Based on the fact that a number of clinical trials have shown that asthma symptoms and the need for asthma medication significantly reduces following the employment of reduced breathing exercises, there is no doubt that overbreathing is a significant contributor to asthma.
The first step to addressing chronic overbreathing is to make the switch from mouth to nasal breathing. While nasal breathing is important for everyone, for people prone to asthma it is vital. When breathing volume is greater than normal, there is a tendency to open the mouth in order to allow more air enter the lungs. People diagnosed with asthma often feel they are not taking in enough air while breathing through the nose, which causes them to breathe through the mouth.
A study at the Mater Hospital in Brisbane found that when the breathing volume of adults with asthma decreased from 14 litres to 9.6 litres per minute, their symptoms reduced by 70 percent, the need for rescue medication decreased by 90 percent, and the need for preventer steroid medication decreased by 50 percent.7
The study found a direct relationship between the reduction of breathing volume and improvement to asthma. The closer breathing volume reduced toward normal, the greater was the reduction of asthma symptoms such as coughing, wheezing, chest tightness, and breathlessness. Furthermore, the trial’s control group – who were taught the hospital’s in-house asthma management program – made zero progress. The reason for this was solely due to the fact that there was no change to their breathing volume.7 Further studies compounded these findings by showing that people with asthma who practiced reducing their breathing volume had far better asthma control with a significantly reduced need for preventive steroid and rescue medication within 3 to 6 months.
Mouth breathing influences asthma in a number of ways:
- Air taken in through the mouth is not filtered of airborne particles, including germs and bacteria
- The mouth is simply not as effective as the nose in conditioning air to the correct temperature and humidity prior to entering the lungs
- Because the mouth provides a larger space to breathe through than the nose, breathing volume will be higher, causing too much carbon dioxide to be expelled from the lungs. Carbon dioxide is a natural “opener” of the smooth muscle in the airways. The loss of carbon dioxide therefore causes asthma airways to narrow even more;
- Unlike nasal breathing, mouth breathing does not allow us to benefit from nasal nitric oxide, which supports the lung’s defensive capabilities.
Taking all these factors into consideration, it is not surprising that mouth breathing causes a reduction in lung function in people with mild asthma, and plays a significant role in the exacerbation of asthma symptoms
Not only is it important to breathe through the nose during rest, it is also beneficial to nasal breathe during physical exercise. In a paper published in the American Review of Respiratory Disease, researchers studied the beneficial effects of nasal breathing on exercise-induced asthma. The study observed that most subjects with asthma spontaneously breathed with their mouths open when instructed to breathe “naturally.” The authors found that mouth breathing during exercise caused the airways to narrow even further. In contrast, when subjects were asked to breathe only through their nose during exercise, exercise-induced asthma did not occur at all. The paper concluded that “the nasopharynx and the oropharynx play important roles in the phenomenon of exercise-induced bronchoconstriction.”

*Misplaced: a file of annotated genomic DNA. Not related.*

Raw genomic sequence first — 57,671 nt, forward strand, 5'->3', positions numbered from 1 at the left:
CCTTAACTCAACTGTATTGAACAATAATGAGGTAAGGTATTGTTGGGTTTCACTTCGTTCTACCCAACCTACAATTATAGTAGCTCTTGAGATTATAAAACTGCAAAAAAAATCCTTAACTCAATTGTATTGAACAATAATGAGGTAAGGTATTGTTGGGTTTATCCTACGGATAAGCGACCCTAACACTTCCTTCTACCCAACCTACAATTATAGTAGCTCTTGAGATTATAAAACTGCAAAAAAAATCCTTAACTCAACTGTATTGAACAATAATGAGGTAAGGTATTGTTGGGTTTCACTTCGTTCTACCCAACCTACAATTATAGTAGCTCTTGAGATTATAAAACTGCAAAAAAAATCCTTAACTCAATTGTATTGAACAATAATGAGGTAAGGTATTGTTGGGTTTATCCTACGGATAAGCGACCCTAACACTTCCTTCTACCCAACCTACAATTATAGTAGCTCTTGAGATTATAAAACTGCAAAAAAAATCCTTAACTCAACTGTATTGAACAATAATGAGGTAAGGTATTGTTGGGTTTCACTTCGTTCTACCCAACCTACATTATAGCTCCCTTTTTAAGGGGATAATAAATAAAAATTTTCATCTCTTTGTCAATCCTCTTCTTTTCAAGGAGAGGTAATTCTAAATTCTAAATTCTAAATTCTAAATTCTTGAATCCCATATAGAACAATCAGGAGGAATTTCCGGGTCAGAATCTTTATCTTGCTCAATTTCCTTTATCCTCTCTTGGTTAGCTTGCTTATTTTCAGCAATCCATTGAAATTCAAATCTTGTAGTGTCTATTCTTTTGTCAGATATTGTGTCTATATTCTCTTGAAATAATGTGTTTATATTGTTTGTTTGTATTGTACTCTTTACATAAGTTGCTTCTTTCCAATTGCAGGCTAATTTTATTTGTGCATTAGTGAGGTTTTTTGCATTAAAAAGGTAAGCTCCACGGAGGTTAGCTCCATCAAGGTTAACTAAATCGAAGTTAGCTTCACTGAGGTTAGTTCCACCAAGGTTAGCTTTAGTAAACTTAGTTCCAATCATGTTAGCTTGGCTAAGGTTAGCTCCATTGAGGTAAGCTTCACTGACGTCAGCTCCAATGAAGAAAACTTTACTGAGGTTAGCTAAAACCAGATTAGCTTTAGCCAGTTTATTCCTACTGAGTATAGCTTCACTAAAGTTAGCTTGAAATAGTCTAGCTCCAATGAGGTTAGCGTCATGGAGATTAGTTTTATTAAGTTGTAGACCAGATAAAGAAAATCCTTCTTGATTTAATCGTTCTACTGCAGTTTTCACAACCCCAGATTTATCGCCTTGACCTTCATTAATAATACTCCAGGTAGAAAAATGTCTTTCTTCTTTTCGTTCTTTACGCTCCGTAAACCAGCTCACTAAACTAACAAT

In simple terms, the effects of breathing through the nose are integral to reducing or avoiding exercise-induced asthma completely.
The fact that elite athletes with asthma often favor swimming above other forms of exercise is not a coincidence. During swimming, the face is immersed underwater, reducing the amount of air taken into the lungs and increasing the athlete’s tolerance for carbon dioxide. Although the swimmer may draw his or her breath in through the mouth, the protective effects of reduced breathing are still evident. A child or adult with asthma may also prefer swimming because the water exerts a gentle pressure on the chest and abdomen, further restricting breathing volume and improving athletic performance.
The difference between land-based exercise and swimming in terms of breathing pattern and volume is significant for people with asthma. On land, your breathing pattern during exercise is not restricted the way it is in water, meaning that you can very easily overbreathe, resulting in constricted airways, a reduction in the amount of CO2 in your blood, and a lower BOLT score. For an individual with asthma, overbreathing during rest leads to overbreathing during exercise, which in turn leads to exercise-induced asthma. However, exercising in water naturally causes you to restrict your breathing and lower your breathing volume toward normal, providing a much safer and more productive environment for people with asthma to exercise.
One study showed that in a group of athletes, narrowing of the airways affected 55 percent of football athletes and 50 percent of basketball athletes, but 0 percent of water polo athletes.
With such a glaring disparity, what factors could possibly explain the difference? The answer, as you have probably guessed by now, is simple. Water polo training involves breath holding and swimming underwater, resulting in a higher tolerance to carbon dioxide, increased amounts of nitric oxide and a reduced breathing volume. With a more normal breathing volume, asthma tendencies don’t appear.